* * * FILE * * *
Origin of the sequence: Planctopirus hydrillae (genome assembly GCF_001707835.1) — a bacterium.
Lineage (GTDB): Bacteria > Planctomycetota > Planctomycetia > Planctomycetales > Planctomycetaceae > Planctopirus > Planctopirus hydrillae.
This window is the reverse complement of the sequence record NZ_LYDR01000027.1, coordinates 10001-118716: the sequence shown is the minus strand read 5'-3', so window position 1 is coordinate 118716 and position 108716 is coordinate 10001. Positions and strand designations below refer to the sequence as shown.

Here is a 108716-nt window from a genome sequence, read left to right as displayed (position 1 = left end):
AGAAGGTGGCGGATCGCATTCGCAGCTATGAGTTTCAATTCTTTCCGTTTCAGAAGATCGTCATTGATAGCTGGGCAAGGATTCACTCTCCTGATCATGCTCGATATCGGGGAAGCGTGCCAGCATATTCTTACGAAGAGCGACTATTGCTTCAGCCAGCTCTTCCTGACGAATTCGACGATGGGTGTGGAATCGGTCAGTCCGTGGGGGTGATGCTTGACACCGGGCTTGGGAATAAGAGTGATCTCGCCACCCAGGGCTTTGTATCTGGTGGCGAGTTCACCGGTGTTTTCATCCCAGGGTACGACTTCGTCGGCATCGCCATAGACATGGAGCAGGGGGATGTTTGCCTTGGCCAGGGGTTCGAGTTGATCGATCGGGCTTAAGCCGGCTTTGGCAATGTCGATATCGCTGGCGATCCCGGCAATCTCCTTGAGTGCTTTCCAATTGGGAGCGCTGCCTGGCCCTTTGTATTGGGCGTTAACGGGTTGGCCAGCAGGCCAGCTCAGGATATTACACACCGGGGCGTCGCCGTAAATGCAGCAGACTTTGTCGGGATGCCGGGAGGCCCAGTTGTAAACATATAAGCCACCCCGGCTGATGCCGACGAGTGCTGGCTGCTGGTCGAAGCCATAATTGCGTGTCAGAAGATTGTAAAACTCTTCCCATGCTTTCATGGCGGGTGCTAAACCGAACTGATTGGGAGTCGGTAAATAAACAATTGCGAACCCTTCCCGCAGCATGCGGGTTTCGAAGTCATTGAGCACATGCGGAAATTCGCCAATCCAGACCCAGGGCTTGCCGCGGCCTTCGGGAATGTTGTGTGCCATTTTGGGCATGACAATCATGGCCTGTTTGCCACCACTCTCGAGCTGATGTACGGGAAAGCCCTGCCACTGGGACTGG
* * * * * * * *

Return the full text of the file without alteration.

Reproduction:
Origin of the sequence: Planctopirus hydrillae (genome assembly GCF_001707835.1) — a bacterium.
Lineage (GTDB): Bacteria > Planctomycetota > Planctomycetia > Planctomycetales > Planctomycetaceae > Planctopirus > Planctopirus hydrillae.
This window is the reverse complement of the sequence record NZ_LYDR01000027.1, coordinates 10001-118716: the sequence shown is the minus strand read 5'-3', so window position 1 is coordinate 118716 and position 108716 is coordinate 10001. Positions and strand designations below refer to the sequence as shown.

Here is a 108716-nt window from a genome sequence, read left to right as displayed (position 1 = left end):
AGAAGGTGGCGGATCGCATTCGCAGCTATGAGTTTCAATTCTTTCCGTTTCAGAAGATCGTCATTGATAGCTGGGCAAGGATTCACTCTCCTGATCATGCTCGATATCGGGGAAGCGTGCCAGCATATTCTTACGAAGAGCGACTATTGCTTCAGCCAGCTCTTCCTGACGAATTCGACGATGGGTGTGGAATCGGTCAGTCCGTGGGGGTGATGCTTGACACCGGGCTTGGGAATAAGAGTGATCTCGCCACCCAGGGCTTTGTATCTGGTGGCGAGTTCACCGGTGTTTTCATCCCAGGGTACGACTTCGTCGGCATCGCCATAGACATGGAGCAGGGGGATGTTTGCCTTGGCCAGGGGTTCGAGTTGATCGATCGGGCTTAAGCCGGCTTTGGCAATGTCGATATCGCTGGCGATCCCGGCAATCTCCTTGAGTGCTTTCCAATTGGGAGCGCTGCCTGGCCCTTTGTATTGGGCGTTAACGGGTTGGCCAGCAGGCCAGCTCAGGATATTACACACCGGGGCGTCGCCGTAAATGCAGCAGACTTTGTCGGGATGCCGGGAGGCCCAGTTGTAAACATATAAGCCACCCCGGCTGATGCCGACGAGTGCTGGCTGCTGGTCGAAGCCATAATTGCGTGTCAGAAGATTGTAAAACTCTTCCCATGCTTTCATGGCGGGTGCTAAACCGAACTGATTGGGAGTCGGTAAATAAACAATTGCGAACCCTTCCCGCAGCATGCGGGTTTCGAAGTCATTGAGCACATGCGGAAATTCGCCAATCCAGACCCAGGGCTTGCCGCGGCCTTCGGGAATGTTGTGTGCCATTTTGGGCATGACAATCATGGCCTGTTTGCCACCACTCTCGAGCTGATGTACGGGAAAGCCCTGCCACTGGGACTGG